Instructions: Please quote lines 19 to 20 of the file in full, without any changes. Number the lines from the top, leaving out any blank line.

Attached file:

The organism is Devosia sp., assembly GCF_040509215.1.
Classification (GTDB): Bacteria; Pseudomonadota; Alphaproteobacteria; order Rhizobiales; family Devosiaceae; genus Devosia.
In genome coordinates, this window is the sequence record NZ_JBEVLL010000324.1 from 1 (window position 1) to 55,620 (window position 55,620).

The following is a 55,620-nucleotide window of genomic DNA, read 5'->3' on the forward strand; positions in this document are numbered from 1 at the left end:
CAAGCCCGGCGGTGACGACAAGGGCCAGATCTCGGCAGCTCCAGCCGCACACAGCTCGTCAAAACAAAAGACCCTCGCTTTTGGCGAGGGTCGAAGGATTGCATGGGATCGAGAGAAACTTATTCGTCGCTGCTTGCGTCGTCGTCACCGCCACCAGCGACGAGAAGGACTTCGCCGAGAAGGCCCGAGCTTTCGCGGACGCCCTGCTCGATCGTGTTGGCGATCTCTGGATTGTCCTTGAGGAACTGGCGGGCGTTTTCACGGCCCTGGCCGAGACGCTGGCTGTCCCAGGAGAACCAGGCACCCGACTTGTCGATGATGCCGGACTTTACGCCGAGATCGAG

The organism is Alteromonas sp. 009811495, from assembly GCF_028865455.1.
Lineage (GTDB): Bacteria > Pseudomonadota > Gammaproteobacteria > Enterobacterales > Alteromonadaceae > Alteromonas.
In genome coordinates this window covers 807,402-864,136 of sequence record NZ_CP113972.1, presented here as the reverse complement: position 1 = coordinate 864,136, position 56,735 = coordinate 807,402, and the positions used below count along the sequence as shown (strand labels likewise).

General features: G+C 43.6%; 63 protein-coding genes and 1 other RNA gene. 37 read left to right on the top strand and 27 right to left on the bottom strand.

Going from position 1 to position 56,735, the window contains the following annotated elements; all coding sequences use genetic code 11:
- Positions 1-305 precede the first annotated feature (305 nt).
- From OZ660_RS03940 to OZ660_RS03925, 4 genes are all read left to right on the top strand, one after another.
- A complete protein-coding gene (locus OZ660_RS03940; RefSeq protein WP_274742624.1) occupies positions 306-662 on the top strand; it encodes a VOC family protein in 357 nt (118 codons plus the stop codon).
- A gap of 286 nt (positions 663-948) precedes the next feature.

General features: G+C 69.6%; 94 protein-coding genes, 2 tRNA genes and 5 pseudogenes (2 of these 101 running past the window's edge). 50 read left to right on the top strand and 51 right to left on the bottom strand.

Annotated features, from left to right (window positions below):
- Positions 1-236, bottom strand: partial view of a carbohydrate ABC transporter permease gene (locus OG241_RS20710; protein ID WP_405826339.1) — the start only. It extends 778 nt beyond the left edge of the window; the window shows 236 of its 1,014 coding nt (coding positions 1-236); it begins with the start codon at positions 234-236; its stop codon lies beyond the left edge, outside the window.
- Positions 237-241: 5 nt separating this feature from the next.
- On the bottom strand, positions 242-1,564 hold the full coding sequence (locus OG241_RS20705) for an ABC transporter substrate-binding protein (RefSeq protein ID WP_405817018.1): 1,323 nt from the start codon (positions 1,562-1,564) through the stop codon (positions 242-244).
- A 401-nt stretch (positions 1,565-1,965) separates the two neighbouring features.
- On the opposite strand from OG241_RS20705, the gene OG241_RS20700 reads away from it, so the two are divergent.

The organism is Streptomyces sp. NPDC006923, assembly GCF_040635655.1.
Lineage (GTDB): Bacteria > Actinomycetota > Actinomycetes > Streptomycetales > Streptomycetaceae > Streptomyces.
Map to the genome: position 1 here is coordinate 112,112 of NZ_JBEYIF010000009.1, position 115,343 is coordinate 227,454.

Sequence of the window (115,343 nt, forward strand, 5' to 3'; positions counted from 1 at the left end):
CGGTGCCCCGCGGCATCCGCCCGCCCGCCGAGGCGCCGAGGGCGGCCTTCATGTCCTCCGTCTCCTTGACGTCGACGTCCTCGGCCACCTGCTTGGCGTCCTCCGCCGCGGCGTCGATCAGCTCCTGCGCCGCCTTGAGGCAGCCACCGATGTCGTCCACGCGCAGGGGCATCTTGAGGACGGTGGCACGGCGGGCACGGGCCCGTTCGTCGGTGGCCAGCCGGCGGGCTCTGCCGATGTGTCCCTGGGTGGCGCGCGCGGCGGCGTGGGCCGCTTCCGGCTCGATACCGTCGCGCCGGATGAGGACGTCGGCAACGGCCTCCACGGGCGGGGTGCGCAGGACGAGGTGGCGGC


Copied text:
- On the bottom strand, positions 242-1,564 hold the full coding sequence (locus OG241_RS20705) for an ABC transporter substrate-binding protein (RefSeq protein ID WP_405817018.1): 1,323 nt from the start codon (positions 1,562-1,564) through the stop codon (positions 242-244).
- A 401-nt stretch (positions 1,565-1,965) separates the two neighbouring features.